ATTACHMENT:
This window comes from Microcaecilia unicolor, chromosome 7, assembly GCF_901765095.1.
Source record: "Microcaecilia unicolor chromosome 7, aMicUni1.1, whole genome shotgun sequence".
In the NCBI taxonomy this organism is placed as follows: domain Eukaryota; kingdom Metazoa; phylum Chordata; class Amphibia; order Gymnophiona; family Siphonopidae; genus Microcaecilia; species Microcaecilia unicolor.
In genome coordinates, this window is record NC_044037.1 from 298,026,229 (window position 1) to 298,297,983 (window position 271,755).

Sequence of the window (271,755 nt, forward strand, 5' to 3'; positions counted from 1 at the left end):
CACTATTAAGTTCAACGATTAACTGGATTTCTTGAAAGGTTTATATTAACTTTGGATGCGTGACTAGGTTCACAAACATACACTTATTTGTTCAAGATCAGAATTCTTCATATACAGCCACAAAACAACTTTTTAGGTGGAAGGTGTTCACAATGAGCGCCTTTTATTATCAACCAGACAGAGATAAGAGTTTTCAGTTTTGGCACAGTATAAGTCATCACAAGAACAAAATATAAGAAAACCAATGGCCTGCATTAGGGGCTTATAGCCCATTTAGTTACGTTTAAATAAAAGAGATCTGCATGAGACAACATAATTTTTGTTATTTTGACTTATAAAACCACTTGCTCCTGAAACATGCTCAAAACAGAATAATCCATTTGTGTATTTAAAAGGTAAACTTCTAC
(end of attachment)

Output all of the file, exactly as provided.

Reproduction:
This window comes from Microcaecilia unicolor, chromosome 7, assembly GCF_901765095.1.
Source record: "Microcaecilia unicolor chromosome 7, aMicUni1.1, whole genome shotgun sequence".
In the NCBI taxonomy this organism is placed as follows: domain Eukaryota; kingdom Metazoa; phylum Chordata; class Amphibia; order Gymnophiona; family Siphonopidae; genus Microcaecilia; species Microcaecilia unicolor.
In genome coordinates, this window is record NC_044037.1 from 298,026,229 (window position 1) to 298,297,983 (window position 271,755).

Sequence of the window (271,755 nt, forward strand, 5' to 3'; positions counted from 1 at the left end):
CACTATTAAGTTCAACGATTAACTGGATTTCTTGAAAGGTTTATATTAACTTTGGATGCGTGACTAGGTTCACAAACATACACTTATTTGTTCAAGATCAGAATTCTTCATATACAGCCACAAAACAACTTTTTAGGTGGAAGGTGTTCACAATGAGCGCCTTTTATTATCAACCAGACAGAGATAAGAGTTTTCAGTTTTGGCACAGTATAAGTCATCACAAGAACAAAATATAAGAAAACCAATGGCCTGCATTAGGGGCTTATAGCCCATTTAGTTACGTTTAAATAAAAGAGATCTGCATGAGACAACATAATTTTTGTTATTTTGACTTATAAAACCACTTGCTCCTGAAACATGCTCAAAACAGAATAATCCATTTGTGTATTTAAAAGGTAAACTTCTAC